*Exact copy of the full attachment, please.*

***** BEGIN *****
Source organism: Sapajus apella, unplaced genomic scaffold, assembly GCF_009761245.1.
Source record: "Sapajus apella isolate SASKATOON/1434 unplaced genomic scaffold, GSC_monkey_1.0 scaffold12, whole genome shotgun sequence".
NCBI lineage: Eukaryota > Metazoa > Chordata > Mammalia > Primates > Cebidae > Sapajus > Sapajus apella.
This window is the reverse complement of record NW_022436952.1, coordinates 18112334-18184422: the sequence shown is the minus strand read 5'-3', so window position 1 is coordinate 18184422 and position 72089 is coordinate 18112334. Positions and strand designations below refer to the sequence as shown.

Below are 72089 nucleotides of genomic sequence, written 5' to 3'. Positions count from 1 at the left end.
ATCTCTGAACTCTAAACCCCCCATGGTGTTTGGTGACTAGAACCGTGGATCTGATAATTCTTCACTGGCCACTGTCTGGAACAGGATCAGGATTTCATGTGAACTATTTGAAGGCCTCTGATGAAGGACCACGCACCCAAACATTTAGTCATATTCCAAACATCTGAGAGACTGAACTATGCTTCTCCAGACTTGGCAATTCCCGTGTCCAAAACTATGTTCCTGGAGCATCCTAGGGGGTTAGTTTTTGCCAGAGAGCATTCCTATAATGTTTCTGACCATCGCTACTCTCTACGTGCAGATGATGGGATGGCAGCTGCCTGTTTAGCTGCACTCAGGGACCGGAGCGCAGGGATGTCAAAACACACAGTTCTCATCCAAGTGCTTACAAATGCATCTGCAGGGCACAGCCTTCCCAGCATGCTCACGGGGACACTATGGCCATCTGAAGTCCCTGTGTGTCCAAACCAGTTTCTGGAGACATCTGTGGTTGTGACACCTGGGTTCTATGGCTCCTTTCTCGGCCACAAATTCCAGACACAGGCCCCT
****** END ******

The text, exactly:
Source organism: Sapajus apella, unplaced genomic scaffold, assembly GCF_009761245.1.
Source record: "Sapajus apella isolate SASKATOON/1434 unplaced genomic scaffold, GSC_monkey_1.0 scaffold12, whole genome shotgun sequence".
NCBI lineage: Eukaryota > Metazoa > Chordata > Mammalia > Primates > Cebidae > Sapajus > Sapajus apella.
This window is the reverse complement of record NW_022436952.1, coordinates 18112334-18184422: the sequence shown is the minus strand read 5'-3', so window position 1 is coordinate 18184422 and position 72089 is coordinate 18112334. Positions and strand designations below refer to the sequence as shown.

Below are 72089 nucleotides of genomic sequence, written 5' to 3'. Positions count from 1 at the left end.
ATCTCTGAACTCTAAACCCCCCATGGTGTTTGGTGACTAGAACCGTGGATCTGATAATTCTTCACTGGCCACTGTCTGGAACAGGATCAGGATTTCATGTGAACTATTTGAAGGCCTCTGATGAAGGACCACGCACCCAAACATTTAGTCATATTCCAAACATCTGAGAGACTGAACTATGCTTCTCCAGACTTGGCAATTCCCGTGTCCAAAACTATGTTCCTGGAGCATCCTAGGGGGTTAGTTTTTGCCAGAGAGCATTCCTATAATGTTTCTGACCATCGCTACTCTCTACGTGCAGATGATGGGATGGCAGCTGCCTGTTTAGCTGCACTCAGGGACCGGAGCGCAGGGATGTCAAAACACACAGTTCTCATCCAAGTGCTTACAAATGCATCTGCAGGGCACAGCCTTCCCAGCATGCTCACGGGGACACTATGGCCATCTGAAGTCCCTGTGTGTCCAAACCAGTTTCTGGAGACATCTGTGGTTGTGACACCTGGGTTCTATGGCTCCTTTCTCGGCCACAAATTCCAGACACAGGCCCCT